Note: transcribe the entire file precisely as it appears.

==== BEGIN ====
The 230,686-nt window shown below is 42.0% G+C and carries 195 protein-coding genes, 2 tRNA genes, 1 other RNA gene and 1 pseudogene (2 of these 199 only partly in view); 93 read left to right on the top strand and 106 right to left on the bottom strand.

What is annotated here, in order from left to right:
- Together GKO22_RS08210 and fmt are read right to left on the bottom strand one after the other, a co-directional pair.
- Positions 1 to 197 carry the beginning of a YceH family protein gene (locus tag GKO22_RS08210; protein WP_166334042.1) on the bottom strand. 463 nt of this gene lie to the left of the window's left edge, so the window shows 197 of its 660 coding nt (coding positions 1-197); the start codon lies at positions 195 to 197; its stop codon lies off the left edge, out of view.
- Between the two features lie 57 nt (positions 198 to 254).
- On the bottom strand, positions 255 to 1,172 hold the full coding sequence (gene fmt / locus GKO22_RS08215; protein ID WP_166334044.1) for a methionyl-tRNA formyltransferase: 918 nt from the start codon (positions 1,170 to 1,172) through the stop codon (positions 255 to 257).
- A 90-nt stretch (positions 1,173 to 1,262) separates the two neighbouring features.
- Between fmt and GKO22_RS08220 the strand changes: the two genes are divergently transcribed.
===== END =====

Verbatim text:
The 230,686-nt window shown below is 42.0% G+C and carries 195 protein-coding genes, 2 tRNA genes, 1 other RNA gene and 1 pseudogene (2 of these 199 only partly in view); 93 read left to right on the top strand and 106 right to left on the bottom strand.

What is annotated here, in order from left to right:
- Together GKO22_RS08210 and fmt are read right to left on the bottom strand one after the other, a co-directional pair.
- Positions 1 to 197 carry the beginning of a YceH family protein gene (locus tag GKO22_RS08210; protein WP_166334042.1) on the bottom strand. 463 nt of this gene lie to the left of the window's left edge, so the window shows 197 of its 660 coding nt (coding positions 1-197); the start codon lies at positions 195 to 197; its stop codon lies off the left edge, out of view.
- Between the two features lie 57 nt (positions 198 to 254).
- On the bottom strand, positions 255 to 1,172 hold the full coding sequence (gene fmt / locus GKO22_RS08215; protein ID WP_166334044.1) for a methionyl-tRNA formyltransferase: 918 nt from the start codon (positions 1,170 to 1,172) through the stop codon (positions 255 to 257).
- A 90-nt stretch (positions 1,173 to 1,262) separates the two neighbouring features.
- Between fmt and GKO22_RS08220 the strand changes: the two genes are divergently transcribed.